Farmers' attention on glyphosate-resistant weeds
There are long-term weed and herbicide issues famers must consider if they are in farming for the long haul. One is herbicide resistance, and more specifically, glyphosate resistance. Two or three years ago I wrote all winter on that topic and not many farmers made changes. That was not surprising. Finding practical answers is much more difficult than just writing about the topic. - Ford L. Baldwin, Pratical Weed Consultants, LLC

Thiesse's Thoughts: LDP Strategies
In 2004 and 2005, loan deficiency payments (LDPs) were a big part of harvesttime grain marketing strategies for many farm operators. The extra LDPs in the fall have also been a big plus for the past couple of years from a cash-flow standpoint, adding some much needed crop income late in the year. That extra income was very important to pay for end of year crop expenses, fall anhydrous and fertilizer expenses and for land rental payments that were due late in the year. It doesn't appear that LDPs will be a significant factor in the fall of 2006 for either grain marketing strategies, or for added income for late-year cash flow purposes in the farm operation. - Kent Thiesse, The Corn & Soybean Digest

News from the Top of the Hill
10/13/06    National Hog Farmer
Mandatory Price Reporting Signed Into Law -- President Bush last week signed into law legislation that extends mandatory livestock price reporting until September 30, 2011. The legislation, "Livestock Mandatory Reporting Act of 1999," was supported by the American Farm Bureau Federation, National Cattlemen's Beef Association, National Pork Producers Council and the American Sheep Industry Association. (See National Hog Farmer -- September 22, 2006)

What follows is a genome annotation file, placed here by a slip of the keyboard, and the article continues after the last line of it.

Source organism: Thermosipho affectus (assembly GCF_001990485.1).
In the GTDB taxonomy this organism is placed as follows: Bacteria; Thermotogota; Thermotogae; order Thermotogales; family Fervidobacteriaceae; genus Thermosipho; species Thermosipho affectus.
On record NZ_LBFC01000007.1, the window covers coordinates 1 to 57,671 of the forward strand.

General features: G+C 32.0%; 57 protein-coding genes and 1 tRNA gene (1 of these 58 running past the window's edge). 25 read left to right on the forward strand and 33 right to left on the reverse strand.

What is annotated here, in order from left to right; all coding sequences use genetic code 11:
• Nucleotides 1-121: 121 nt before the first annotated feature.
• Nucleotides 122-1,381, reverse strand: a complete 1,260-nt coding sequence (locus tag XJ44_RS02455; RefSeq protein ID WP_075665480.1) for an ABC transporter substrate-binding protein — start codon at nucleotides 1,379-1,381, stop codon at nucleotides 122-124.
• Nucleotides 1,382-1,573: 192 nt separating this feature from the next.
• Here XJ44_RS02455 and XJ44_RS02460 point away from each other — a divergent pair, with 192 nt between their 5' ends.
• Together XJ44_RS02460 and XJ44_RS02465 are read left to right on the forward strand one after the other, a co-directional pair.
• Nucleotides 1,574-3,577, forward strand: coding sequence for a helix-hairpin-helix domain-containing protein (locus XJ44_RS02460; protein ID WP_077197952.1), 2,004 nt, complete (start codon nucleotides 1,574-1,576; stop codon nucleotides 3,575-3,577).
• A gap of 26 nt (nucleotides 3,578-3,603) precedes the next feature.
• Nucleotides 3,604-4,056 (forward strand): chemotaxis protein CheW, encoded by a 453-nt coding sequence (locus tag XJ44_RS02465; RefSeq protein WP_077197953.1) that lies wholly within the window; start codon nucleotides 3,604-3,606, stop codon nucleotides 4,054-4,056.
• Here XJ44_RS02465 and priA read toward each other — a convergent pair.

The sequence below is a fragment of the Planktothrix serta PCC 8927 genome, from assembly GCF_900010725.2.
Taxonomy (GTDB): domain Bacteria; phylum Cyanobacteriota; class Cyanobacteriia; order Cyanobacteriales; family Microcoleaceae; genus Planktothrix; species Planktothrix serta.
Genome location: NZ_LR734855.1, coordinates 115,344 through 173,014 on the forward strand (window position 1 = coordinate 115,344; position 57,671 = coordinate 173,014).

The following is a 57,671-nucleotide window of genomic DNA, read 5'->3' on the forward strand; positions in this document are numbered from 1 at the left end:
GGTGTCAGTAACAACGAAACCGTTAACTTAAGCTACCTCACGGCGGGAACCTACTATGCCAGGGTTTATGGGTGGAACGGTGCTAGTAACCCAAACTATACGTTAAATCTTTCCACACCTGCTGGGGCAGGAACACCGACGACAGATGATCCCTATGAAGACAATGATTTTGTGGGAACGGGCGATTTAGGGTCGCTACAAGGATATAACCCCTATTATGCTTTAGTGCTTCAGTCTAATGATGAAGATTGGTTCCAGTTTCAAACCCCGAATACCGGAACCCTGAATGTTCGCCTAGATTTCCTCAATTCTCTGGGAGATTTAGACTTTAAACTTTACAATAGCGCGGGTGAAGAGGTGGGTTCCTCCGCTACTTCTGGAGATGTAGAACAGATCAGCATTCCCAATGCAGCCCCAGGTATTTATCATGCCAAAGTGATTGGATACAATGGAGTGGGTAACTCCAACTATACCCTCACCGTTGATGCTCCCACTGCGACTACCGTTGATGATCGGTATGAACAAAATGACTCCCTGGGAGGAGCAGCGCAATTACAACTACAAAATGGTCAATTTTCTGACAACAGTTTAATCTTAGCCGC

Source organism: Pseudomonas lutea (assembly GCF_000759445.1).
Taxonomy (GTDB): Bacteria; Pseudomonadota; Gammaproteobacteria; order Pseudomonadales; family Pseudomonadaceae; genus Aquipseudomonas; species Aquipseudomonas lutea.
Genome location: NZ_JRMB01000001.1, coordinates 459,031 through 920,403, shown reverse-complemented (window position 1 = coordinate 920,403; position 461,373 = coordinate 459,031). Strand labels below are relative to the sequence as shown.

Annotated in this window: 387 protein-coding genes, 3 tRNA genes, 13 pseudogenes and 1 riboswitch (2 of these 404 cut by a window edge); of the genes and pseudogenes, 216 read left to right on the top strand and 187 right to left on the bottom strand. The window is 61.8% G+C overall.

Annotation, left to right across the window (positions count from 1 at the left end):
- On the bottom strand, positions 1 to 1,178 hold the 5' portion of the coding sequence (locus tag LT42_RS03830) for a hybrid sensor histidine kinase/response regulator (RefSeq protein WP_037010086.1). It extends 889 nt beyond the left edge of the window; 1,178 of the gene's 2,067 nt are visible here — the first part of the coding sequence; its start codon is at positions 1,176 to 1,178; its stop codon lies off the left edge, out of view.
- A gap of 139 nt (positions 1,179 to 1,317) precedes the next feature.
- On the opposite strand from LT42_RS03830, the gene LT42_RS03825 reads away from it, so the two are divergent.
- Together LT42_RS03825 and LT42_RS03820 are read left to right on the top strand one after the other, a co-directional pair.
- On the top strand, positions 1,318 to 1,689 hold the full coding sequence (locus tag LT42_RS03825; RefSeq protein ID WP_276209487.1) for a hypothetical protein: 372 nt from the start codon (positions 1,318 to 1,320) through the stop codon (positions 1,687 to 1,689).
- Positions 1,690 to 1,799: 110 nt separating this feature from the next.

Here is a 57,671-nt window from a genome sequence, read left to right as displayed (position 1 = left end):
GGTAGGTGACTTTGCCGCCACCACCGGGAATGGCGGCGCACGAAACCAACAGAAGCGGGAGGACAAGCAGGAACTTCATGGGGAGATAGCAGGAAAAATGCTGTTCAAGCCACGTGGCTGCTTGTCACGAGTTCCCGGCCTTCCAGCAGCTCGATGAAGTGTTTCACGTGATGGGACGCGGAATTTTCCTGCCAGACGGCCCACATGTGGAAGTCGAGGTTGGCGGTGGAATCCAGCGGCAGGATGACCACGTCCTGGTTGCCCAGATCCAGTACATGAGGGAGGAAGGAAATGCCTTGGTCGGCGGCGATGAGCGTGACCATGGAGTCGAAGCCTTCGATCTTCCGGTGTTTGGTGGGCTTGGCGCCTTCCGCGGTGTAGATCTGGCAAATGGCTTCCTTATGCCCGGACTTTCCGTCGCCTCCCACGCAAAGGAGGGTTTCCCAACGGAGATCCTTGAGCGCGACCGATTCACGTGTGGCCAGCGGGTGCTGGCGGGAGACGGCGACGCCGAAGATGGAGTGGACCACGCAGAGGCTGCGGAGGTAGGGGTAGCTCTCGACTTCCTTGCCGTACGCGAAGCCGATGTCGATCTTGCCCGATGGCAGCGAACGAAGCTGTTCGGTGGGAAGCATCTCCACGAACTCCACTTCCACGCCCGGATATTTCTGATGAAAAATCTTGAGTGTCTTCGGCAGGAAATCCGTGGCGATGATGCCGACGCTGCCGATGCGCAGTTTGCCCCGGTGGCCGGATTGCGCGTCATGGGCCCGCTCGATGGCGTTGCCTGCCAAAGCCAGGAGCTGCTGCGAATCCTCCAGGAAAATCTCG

Interstate Shipment of State Inspected Meat -- Congressman Roy Blunt (R-MO) has introduced legislation, "New Markets for State-Inspected Meat and Poultry Act of 2006," that would allow for the interstate shipment of state inspected meat and poultry. In introducing the legislation, Blunt said, "There are 2,000 state-inspected meat processors -- 31 of them in Missouri -- that are prevented from competing in the national marketplaces. Yet, 30 foreign meat producing countries can sell their meats freely across the nation. Our locally produced, state-inspected meats are just as safe. In fairness, this measure will promote the local livestock sector of agriculture without compromising food safety that consumers demand." There are 28 state-run inspection programs. USDA would have to verify that the programs are equal to the federal inspection system for federally inspected plants. This issue has been debated by Congress since the early 1980's.